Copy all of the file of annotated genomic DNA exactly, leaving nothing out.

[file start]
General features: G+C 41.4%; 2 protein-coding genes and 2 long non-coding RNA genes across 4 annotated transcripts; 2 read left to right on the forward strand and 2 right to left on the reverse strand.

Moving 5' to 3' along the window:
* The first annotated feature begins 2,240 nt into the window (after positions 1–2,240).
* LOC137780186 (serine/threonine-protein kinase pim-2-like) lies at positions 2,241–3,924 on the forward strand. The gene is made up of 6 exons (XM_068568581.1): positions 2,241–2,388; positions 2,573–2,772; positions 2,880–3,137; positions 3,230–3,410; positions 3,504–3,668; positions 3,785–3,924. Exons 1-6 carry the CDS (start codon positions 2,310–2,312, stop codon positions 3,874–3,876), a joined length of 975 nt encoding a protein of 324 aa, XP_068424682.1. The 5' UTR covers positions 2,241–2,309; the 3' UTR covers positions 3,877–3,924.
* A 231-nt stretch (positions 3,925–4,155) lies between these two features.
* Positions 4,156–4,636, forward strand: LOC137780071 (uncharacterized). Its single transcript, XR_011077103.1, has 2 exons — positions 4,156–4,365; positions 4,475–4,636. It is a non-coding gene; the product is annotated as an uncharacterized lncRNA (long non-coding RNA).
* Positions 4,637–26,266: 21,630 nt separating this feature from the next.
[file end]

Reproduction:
General features: G+C 41.4%; 2 protein-coding genes and 2 long non-coding RNA genes across 4 annotated transcripts; 2 read left to right on the forward strand and 2 right to left on the reverse strand.

Moving 5' to 3' along the window:
* The first annotated feature begins 2,240 nt into the window (after positions 1–2,240).
* LOC137780186 (serine/threonine-protein kinase pim-2-like) lies at positions 2,241–3,924 on the forward strand. The gene is made up of 6 exons (XM_068568581.1): positions 2,241–2,388; positions 2,573–2,772; positions 2,880–3,137; positions 3,230–3,410; positions 3,504–3,668; positions 3,785–3,924. Exons 1-6 carry the CDS (start codon positions 2,310–2,312, stop codon positions 3,874–3,876), a joined length of 975 nt encoding a protein of 324 aa, XP_068424682.1. The 5' UTR covers positions 2,241–2,309; the 3' UTR covers positions 3,877–3,924.
* A 231-nt stretch (positions 3,925–4,155) lies between these two features.
* Positions 4,156–4,636, forward strand: LOC137780071 (uncharacterized). Its single transcript, XR_011077103.1, has 2 exons — positions 4,156–4,365; positions 4,475–4,636. It is a non-coding gene; the product is annotated as an uncharacterized lncRNA (long non-coding RNA).
* Positions 4,637–26,266: 21,630 nt separating this feature from the next.